I'm hoping that some teens who read this book might come away with the understanding that, while it's great to have a blast and sow crazy wild oats when you're young, that option isn't necessarily open to some people because, for them, the consequences are just too serious.

TRC: In another interview, you called yourself an "enthusiastic debunker." What notions about werewolves are you debunking in this novel?

CJ: Well, I've always thought that werewolves have tended to play second fiddle to vampires, who are often portrayed as sexier, more complicated and more intelligent than your average wild-man werewolf. So I wanted to flip that a bit. I also wanted to get away from the idea that it's an infectious condition, like vampirism; I really like the idea of it being genetic.

TRC: Do you anticipate expanding this series beyond two books? Are there other supernatural creatures that might benefit from the Catherine Jinks treatment, as they come to terms with their conditions (like zombies, perhaps)?

CJ: I'd certainly LIKE to write one more and make this a trilogy, but I'm not ready to do that yet. I have to think about the whole zombie angle a bit more. It's touched on at the end of ABUSED, but I think there's more humor to be had out of it. Trouble is, I have to figure out what kind of teenage life lessons can be had from zombies.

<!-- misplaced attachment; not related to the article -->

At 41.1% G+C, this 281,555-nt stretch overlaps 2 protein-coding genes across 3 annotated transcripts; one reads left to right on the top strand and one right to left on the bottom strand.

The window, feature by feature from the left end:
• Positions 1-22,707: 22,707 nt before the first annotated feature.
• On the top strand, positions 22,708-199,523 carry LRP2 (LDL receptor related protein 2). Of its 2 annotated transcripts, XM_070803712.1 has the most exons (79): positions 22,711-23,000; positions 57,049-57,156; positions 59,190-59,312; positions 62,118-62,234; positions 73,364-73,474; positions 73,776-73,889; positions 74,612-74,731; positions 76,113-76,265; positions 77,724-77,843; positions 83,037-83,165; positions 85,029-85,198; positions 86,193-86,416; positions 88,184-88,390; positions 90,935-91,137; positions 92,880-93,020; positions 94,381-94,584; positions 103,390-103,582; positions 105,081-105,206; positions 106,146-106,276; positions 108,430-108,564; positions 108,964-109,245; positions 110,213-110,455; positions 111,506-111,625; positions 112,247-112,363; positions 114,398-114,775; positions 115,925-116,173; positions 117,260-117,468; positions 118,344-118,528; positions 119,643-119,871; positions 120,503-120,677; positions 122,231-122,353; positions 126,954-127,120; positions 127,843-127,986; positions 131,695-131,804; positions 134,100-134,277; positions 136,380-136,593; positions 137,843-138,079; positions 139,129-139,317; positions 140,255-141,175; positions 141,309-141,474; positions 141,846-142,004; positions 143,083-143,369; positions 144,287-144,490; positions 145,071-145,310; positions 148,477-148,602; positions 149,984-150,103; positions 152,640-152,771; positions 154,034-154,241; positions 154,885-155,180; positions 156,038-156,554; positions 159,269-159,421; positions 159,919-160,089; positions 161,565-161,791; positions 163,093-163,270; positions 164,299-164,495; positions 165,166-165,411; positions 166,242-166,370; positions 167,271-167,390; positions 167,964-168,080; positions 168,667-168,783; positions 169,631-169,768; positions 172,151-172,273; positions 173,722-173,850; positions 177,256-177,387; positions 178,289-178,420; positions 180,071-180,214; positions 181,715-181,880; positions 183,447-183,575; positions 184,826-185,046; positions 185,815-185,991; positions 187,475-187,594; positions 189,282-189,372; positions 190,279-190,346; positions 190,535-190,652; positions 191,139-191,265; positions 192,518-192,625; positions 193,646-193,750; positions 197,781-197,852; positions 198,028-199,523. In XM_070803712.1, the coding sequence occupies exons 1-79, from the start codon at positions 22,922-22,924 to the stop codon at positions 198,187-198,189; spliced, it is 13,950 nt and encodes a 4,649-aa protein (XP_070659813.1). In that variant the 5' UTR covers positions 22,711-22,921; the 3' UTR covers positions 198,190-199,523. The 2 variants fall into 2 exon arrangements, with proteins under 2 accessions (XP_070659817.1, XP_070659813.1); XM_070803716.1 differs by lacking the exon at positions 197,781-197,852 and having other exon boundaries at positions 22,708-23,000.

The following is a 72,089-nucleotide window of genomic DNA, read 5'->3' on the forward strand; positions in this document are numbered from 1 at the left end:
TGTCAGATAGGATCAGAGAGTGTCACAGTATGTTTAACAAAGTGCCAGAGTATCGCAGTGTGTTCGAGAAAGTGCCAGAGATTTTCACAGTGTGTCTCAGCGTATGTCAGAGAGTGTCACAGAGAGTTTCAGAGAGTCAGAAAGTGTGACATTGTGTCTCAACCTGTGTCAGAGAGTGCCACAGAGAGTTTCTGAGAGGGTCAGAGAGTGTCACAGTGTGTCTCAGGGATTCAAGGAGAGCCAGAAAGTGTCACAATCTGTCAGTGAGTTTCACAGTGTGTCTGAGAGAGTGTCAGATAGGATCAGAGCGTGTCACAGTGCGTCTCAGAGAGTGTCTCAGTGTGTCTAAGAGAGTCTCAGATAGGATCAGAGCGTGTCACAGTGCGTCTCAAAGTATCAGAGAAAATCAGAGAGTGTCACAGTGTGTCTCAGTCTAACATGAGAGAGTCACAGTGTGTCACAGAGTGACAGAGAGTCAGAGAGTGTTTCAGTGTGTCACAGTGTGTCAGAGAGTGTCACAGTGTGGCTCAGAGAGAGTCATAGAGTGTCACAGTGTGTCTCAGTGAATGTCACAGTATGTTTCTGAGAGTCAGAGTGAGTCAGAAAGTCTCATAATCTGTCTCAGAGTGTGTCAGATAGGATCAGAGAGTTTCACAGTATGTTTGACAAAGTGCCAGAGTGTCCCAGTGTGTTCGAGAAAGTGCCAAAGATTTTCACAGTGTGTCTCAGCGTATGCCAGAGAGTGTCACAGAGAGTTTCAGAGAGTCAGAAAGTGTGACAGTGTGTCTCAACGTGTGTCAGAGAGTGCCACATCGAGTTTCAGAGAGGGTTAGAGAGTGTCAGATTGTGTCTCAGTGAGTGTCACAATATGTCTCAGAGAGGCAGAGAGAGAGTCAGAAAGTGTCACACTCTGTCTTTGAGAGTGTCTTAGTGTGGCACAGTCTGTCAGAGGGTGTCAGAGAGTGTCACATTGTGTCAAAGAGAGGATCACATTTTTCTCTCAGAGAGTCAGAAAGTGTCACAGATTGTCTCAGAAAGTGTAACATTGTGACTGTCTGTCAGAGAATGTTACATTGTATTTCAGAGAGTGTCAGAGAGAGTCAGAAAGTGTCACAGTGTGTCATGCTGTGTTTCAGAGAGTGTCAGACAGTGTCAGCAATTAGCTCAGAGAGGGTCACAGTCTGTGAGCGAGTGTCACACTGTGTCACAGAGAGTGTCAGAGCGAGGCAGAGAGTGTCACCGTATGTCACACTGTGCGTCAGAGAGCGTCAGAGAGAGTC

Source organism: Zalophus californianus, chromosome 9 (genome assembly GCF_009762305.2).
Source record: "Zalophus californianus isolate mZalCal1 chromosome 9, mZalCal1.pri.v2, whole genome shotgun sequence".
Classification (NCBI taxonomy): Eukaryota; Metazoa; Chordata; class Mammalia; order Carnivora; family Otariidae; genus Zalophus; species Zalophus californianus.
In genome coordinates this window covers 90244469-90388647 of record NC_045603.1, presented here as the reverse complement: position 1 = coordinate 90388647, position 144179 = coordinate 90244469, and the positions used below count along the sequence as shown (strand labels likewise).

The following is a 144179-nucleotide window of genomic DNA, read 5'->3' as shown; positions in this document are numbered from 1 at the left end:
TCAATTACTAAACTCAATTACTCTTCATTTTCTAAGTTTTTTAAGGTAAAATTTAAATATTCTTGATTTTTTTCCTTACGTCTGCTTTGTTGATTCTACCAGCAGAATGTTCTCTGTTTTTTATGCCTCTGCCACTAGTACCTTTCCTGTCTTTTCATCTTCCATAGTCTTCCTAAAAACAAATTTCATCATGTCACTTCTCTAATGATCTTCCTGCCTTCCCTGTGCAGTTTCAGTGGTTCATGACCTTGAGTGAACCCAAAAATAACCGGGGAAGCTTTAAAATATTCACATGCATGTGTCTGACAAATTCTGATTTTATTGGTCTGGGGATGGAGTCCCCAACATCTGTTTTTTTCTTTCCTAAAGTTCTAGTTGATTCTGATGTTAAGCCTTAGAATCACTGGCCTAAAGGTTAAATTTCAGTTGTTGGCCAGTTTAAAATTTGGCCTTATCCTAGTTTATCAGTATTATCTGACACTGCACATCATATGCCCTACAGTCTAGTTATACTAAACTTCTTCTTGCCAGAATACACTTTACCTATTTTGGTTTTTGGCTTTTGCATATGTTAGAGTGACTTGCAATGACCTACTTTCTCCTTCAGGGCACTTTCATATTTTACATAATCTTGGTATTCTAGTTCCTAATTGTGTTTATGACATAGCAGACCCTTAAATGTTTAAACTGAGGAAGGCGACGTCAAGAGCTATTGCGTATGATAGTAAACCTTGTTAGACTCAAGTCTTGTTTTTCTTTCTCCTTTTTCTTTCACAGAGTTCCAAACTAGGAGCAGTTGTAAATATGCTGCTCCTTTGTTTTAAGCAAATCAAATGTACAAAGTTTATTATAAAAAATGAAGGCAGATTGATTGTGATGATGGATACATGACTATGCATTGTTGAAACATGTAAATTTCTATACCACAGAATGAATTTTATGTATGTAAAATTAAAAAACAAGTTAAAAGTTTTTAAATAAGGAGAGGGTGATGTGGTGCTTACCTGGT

TRC: You've written historical, fantasy and science fiction novels for both adults and young people. What genre do you most enjoy writing?

CJ: I prefer writing for young people (it's more fun), but I don't really prefer writing one genre over another. I suppose historical fiction is more work than the other genres, because of all the research involved, so that tends to be a consideration.

TRC: How about reading? What kinds of books did you enjoy reading when you were a child or teenager?

CJ: The Chronicles of Narnia, Georgette Heyer, Isaac Asimov, Mary Stewart's THE CRYSTAL CAVES and THE HOLLOW HILLS (which were early fantasy novels about Merlin), as well as a whole bunch of Australian authors you've probably never heard of, chiefly Patricia Wrightson and Ivan Southall. I also got into George Orwell, Evelyn Waugh, Nancy Mitford and Jane Austen in my mid-teens.